Under Capricorn isn’t a great film, but it is not boring. I’ve seen it three times in maybe 5 years, and it’s most effective the less often you see it. Hitchcock’s best pictures can be viewed over and over again, but Under Capricorn is preposterous and over the top, laden with actors with incorrect accents (the two leads!) and a soap opera plot. It tells the cruel history of the colony of Australia, once used by the British as a detention camp for criminals. The society, such as it is, is limited, and many of the colony’s most prosperous citizens were themselves inmates, many often sentenced falsely accused. Sam Flusky, an Irishman from the time when the UK ruled with violence, is such a citizen, a man who with his first freedom made himself a success. Into the colony comes Charles Adare, a carefree cousin of The Governor’s. Charles is warned against keeping an engagement to Flusky’s home, but against reason he visits the haunted mansion and partakes of wine and dinner. It is here we meet Flusky’s wife, Henrietta. Their love affair resulted in scandal, and the death of Henrietta’s brother. Because he did not fire the first shot, Sam got 6 years at the colony. Henrietta, madly in love, fled to Australia to be near her love.
In the first of the many story conveniences Charles knew Flusky’s wife, Henrietta, back in Ireland; his sister was good friends with her family. Henrietta is obviously drunk when we first meet her. She stumbles into dinner barefooted with nightgown. She solemnly refuses a drink from Charles. Charles, with permission by Flusky, is determined to cure Henrietta of her malady and make her popular among the socially aware and mistress of her own house, which is currently run by the pushy maid, Milly, who carries a secret passion for the Mister.
Under Capricorn was Hitchcock’s second color film and a project during a quasi-experimental phase in the director’s career. He was brought to America by producer David O. Selznick. The two did not get along. Selznick, a tyrannical producer, allowed the director little freedom, and when the contract expired Hitchcock became his own producer. His film solo film, Rope, was technically brilliant but nearly put an end to Hitchcock’s newly formed production company, Transatlantic Pictures. Rope is a film that exists with very few aesthetic cuts. Hitchcock wanted the feel of a stage play by having 10 minute sections of the film shot in real time, and all but two “cuts” are seamlessly dissolved to create one single-take picture. Under Capricorn might have been Hitchcock’s realization that his desired technique couldn’t work as cinema, so while he still peruses it in Under Capricorn, the image is livelier with cuts and more visually pleasing camera glides and pans. The approach suits well the material of Under Capricorn. When Charles and Flusky speak of Henrietta on the porch, the camera glides effortless up the house, into Henrietta’s room, showing the audience her in drunken turmoil. The very first extended take, Charles walking into his cousin’s room, has grace and well-meaning, but the limitations of Technicolor technology, namely the heavy weight of the camera, are evident as the camera bounces to the cameramen’s walking motion.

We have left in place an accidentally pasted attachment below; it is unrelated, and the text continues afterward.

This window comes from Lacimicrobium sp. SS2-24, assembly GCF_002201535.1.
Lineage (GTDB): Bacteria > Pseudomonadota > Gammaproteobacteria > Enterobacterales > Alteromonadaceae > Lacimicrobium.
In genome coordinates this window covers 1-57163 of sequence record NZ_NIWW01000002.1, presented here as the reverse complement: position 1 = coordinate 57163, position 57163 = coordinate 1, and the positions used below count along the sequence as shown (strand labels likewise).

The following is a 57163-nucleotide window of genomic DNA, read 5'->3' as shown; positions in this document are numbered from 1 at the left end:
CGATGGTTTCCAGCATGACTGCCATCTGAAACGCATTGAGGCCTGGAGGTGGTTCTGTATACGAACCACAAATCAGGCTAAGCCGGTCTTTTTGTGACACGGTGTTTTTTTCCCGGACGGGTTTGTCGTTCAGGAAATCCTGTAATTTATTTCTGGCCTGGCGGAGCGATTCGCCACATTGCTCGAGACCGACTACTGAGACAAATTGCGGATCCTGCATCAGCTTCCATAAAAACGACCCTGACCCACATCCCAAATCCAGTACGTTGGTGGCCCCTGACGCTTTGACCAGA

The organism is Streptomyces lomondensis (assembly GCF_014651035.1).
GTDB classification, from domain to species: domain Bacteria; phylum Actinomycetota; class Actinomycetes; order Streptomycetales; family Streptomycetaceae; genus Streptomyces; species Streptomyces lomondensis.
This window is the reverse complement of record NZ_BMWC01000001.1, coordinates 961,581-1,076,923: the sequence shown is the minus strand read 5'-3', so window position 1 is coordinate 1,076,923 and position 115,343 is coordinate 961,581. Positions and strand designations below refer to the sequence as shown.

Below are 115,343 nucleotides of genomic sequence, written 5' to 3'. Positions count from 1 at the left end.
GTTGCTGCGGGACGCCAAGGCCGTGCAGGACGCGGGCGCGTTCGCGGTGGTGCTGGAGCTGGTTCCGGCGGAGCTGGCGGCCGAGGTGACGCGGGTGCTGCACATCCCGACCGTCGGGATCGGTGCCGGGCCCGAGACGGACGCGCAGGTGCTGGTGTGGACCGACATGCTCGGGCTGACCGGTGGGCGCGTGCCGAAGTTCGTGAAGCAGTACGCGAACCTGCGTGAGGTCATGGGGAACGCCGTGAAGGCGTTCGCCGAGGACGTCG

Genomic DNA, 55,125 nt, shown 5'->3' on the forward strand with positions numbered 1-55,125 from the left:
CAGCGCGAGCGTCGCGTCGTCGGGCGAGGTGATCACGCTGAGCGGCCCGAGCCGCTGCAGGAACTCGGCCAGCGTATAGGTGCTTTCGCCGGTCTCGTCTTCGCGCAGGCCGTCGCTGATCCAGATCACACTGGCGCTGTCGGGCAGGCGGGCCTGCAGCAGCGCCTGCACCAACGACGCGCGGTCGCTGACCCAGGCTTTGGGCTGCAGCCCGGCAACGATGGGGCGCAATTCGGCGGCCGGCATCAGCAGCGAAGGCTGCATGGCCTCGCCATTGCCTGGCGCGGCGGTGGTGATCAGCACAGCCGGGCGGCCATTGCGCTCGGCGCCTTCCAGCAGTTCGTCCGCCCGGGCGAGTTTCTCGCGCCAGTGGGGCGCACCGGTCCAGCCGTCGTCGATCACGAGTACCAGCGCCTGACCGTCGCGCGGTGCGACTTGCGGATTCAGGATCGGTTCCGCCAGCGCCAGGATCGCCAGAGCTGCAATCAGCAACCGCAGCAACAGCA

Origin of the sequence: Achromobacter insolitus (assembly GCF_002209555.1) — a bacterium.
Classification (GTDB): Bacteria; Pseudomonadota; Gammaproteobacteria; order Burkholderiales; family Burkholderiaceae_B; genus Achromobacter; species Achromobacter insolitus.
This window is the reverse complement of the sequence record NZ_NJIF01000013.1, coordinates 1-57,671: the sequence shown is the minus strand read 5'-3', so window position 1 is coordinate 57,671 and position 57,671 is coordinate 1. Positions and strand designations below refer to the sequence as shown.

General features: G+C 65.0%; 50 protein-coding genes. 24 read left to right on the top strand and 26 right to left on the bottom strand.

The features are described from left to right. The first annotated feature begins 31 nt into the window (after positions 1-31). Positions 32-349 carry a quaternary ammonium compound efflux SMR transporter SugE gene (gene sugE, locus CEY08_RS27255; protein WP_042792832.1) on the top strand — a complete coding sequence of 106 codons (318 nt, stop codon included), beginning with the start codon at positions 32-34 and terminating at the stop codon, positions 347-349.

This brings up a point I would like to discuss. When I saw Under Capricorn at Harvard recently, filmmaker Morgan Fisher introduced the film, speaking beforehand about how 35mm negative can only run for 11 minutes in the camera, and allowing for roll and slate, slightly less. He noted that if one of the long takes is fouled up 4 minutes in, more than likely the roll of film would need changing because the time allotted for the shot was in direct conflict to the remaining time left on the used reel of film. It’s an interesting piece of info. Also, when Hitchcock’s camera moves from one part of the set to another, every area has to be lit perfectly in advance. Unlike Rope, which took place in one apartment in two different rooms, Under Capricorn moves all about, into previously closed doors, up the sides of buildings and stairs, and that each section of the set needed to be factually constructed and pre-lit is an enormous undertaking for the crew. Fisher suggested that while watching these films, the audience is made aware of the life behind the camera. I don’t agree. Hitchcock was a skilled filmmaker. Not only did he take risks, he knew how to make them work. I think the whole of his artifice blends away when he puts the pieces of film together, no matter how long each segment. Only film people might be aware of how Hitchcock shot this film. Average viewers unfamiliar with the inner workings of filmmaking won’t be conscious of Hitchcock’s efforts. I certainly wasn’t. After studying the man and his work, I am still suckered into to his stories and cannot see the seams.